But in village Kariyala she and six other members of her family live peacefully and do not feel isolated.

Manisha now waits for her BCom result and wants to become an officer by passing the Central Superior Services (CSS) exam. (more)

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The glory of Sindh
Sindh, the mystical land and home to the Sufis, is known to harbour the most ancient civilizations of time. Its soil speaks of its rich history and culture. (gallery)
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The glory of Sindh

Sindh, the mystical land and home to the Sufis, is known to harbour the most ancient civilizations of time. Its soil speaks of its rich history and culture. (gallery)

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Poetry World Cup Final: Singapore-Pakistan
It’s time to decide who wins our first (and, quite possibly, last) Poetry World Cup. Over the last month, with the help of nearly 4000 reader votes, we’ve whittled the original 32 poems down to a final two. Both semi-finals followed a broadly similar pattern, with the two poems close to parity until a surge of support in the final hours of voting put the result beyond doubt. Singapore (represented by Desmond Kon Zhicheng-Mingdé) and Pakistan (represented by Mehvash Amin) were the two countries that made it through, and they’ll go head-to-head over the next 24 hours. You can vote in the poll or via the comments (both at the foot of this page), and the poem with the most votes will win the Poetry World Cup. Ready? Let’s go! (more)
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Poetry World Cup Final: Singapore-Pakistan

It’s time to decide who wins our first (and, quite possibly, last) Poetry World Cup. Over the last month, with the help of nearly 4000 reader votes, we’ve whittled the original 32 poems down to a final two. Both semi-finals followed a broadly similar pattern, with the two poems close to parity until a surge of support in the final hours of voting put the result beyond doubt. Singapore (represented by Desmond Kon Zhicheng-Mingdé) and Pakistan (represented by Mehvash Amin) were the two countries that made it through, and they’ll go head-to-head over the next 24 hours. You can vote in the poll or via the comments (both at the foot of this page), and the poem with the most votes will win the Poetry World Cup. Ready? Let’s go! (more)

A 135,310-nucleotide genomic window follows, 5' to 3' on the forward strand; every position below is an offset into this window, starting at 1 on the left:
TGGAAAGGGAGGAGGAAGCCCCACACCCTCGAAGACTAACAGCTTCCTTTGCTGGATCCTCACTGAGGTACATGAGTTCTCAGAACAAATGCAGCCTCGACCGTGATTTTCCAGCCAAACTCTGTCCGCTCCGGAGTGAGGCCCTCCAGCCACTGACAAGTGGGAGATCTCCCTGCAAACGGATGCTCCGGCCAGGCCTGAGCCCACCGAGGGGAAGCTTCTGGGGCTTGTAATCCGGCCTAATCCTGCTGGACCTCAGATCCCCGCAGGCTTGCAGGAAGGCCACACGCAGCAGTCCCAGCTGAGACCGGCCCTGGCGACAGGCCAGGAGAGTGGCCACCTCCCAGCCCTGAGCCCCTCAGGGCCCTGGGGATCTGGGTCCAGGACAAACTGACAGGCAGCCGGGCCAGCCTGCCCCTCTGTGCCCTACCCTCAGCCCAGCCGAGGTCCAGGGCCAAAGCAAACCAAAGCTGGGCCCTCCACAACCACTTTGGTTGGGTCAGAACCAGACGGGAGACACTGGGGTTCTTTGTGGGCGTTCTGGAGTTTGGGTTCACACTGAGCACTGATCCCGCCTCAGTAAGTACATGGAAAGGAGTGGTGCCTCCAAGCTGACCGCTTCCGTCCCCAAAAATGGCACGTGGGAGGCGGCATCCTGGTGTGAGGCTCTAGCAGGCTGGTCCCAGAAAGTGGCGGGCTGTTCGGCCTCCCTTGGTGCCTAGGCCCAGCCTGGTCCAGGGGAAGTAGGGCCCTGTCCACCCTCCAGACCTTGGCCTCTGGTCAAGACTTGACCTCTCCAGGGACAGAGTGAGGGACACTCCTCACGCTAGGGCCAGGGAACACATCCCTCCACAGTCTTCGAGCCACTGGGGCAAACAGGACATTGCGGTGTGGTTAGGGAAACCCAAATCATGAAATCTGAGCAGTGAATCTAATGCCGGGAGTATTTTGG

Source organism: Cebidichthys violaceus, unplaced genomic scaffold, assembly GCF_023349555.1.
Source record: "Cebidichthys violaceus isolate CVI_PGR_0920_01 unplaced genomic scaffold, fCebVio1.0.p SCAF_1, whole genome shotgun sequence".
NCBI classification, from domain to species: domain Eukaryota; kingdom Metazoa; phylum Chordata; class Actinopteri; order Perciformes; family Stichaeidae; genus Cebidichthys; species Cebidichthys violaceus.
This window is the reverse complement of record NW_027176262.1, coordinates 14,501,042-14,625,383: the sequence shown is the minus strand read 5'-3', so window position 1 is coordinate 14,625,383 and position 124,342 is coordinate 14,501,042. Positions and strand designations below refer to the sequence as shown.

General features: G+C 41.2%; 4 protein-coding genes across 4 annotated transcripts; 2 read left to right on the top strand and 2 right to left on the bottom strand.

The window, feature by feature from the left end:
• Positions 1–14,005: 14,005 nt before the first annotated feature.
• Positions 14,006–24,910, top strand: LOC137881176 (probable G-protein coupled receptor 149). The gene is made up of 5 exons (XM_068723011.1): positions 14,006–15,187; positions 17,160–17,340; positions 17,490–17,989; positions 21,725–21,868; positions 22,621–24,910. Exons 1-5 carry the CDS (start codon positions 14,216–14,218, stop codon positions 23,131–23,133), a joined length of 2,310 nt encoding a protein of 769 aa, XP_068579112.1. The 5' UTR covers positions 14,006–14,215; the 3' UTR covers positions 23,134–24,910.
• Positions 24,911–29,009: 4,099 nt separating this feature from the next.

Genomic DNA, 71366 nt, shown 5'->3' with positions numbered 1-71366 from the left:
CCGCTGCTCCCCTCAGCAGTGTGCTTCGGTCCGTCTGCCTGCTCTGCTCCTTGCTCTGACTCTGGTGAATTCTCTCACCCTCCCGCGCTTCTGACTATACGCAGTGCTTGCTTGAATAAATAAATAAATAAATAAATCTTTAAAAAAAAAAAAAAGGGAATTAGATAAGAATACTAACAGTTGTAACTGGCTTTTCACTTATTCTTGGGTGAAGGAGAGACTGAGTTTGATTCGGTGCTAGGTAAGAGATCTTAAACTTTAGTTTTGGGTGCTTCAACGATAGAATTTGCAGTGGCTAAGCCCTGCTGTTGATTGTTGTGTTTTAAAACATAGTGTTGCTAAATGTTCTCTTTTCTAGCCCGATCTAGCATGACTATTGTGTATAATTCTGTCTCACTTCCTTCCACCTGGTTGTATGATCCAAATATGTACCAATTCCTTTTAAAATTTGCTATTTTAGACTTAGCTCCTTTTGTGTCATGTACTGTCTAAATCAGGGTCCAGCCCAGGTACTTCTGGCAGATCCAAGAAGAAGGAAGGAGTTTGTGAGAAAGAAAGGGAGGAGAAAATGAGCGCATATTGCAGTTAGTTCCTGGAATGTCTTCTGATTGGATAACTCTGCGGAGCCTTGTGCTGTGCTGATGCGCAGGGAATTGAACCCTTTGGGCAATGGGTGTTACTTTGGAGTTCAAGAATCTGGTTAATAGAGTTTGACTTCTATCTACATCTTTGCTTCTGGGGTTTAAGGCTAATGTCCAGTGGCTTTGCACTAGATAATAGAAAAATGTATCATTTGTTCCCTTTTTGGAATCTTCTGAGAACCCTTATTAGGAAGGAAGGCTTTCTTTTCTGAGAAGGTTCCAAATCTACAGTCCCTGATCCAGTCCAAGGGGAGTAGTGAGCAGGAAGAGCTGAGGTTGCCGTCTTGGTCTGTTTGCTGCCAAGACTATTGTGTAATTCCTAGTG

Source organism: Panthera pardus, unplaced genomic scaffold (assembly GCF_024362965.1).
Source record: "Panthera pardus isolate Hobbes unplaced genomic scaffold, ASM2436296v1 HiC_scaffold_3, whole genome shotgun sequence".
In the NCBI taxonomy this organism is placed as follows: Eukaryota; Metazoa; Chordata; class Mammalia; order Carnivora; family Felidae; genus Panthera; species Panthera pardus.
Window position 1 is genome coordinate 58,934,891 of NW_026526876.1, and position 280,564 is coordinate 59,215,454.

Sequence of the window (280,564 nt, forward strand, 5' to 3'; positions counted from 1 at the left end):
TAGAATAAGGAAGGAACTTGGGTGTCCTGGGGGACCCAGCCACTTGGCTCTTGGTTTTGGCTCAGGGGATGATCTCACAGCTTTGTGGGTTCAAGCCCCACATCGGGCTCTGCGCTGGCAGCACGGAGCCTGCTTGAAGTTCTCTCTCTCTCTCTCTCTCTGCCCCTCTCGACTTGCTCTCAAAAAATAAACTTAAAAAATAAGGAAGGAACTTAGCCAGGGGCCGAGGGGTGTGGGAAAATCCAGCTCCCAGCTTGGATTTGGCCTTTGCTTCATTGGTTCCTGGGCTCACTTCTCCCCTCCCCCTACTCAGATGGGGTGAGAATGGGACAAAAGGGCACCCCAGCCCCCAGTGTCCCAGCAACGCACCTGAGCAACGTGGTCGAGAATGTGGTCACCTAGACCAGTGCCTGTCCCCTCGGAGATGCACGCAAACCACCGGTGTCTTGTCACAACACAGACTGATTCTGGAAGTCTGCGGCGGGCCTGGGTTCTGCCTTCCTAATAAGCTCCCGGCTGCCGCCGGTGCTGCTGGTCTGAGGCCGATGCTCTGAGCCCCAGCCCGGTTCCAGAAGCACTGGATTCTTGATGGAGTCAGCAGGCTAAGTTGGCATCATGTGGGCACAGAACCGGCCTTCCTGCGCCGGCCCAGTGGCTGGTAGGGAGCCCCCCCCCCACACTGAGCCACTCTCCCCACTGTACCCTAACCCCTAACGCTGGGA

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The Robert Alexander Salon: From Lebanon to Lahore
The Nishat adds another much-needed amenity to its premises — the Robert Alexander Salon and Spa. It has created quite a stir in Lahore with its über modern interior and fantastic installations.
“I wanted The Nishat to be a one-stop shop for our clients, and it is important for a hotel to have a good salon,” says Iqra Hasan Mansha, owner of The Nishat.
“Not only is it important to cater to your spa needs, it is also vital to have good in-house stylists,” she adds. With guests flying in from Karachi and Islamabad for fashion and bridal weeks, and choosing to stay at The Nishat, it only seemed fit to have a state-of -the-art salon to cater to their hair and style needs. This is why it is great that Lebanese salon Robert Alexander has opened its doors to the Lahore market.
“I have always felt that the Lebanese have a great way with hair and are very artistic,” continues Mansha, “when I met Robert, I knew it was time to bring his services to Lahore and bring the hotel not just a great stylist but also an international touch.” (more)
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The Robert Alexander Salon: From Lebanon to Lahore

The Nishat adds another much-needed amenity to its premises — the Robert Alexander Salon and Spa. It has created quite a stir in Lahore with its über modern interior and fantastic installations.

“I wanted The Nishat to be a one-stop shop for our clients, and it is important for a hotel to have a good salon,” says Iqra Hasan Mansha, owner of The Nishat.

“Not only is it important to cater to your spa needs, it is also vital to have good in-house stylists,” she adds. With guests flying in from Karachi and Islamabad for fashion and bridal weeks, and choosing to stay at The Nishat, it only seemed fit to have a state-of -the-art salon to cater to their hair and style needs. This is why it is great that Lebanese salon Robert Alexander has opened its doors to the Lahore market.

“I have always felt that the Lebanese have a great way with hair and are very artistic,” continues Mansha, “when I met Robert, I knew it was time to bring his services to Lahore and bring the hotel not just a great stylist but also an international touch.” (more)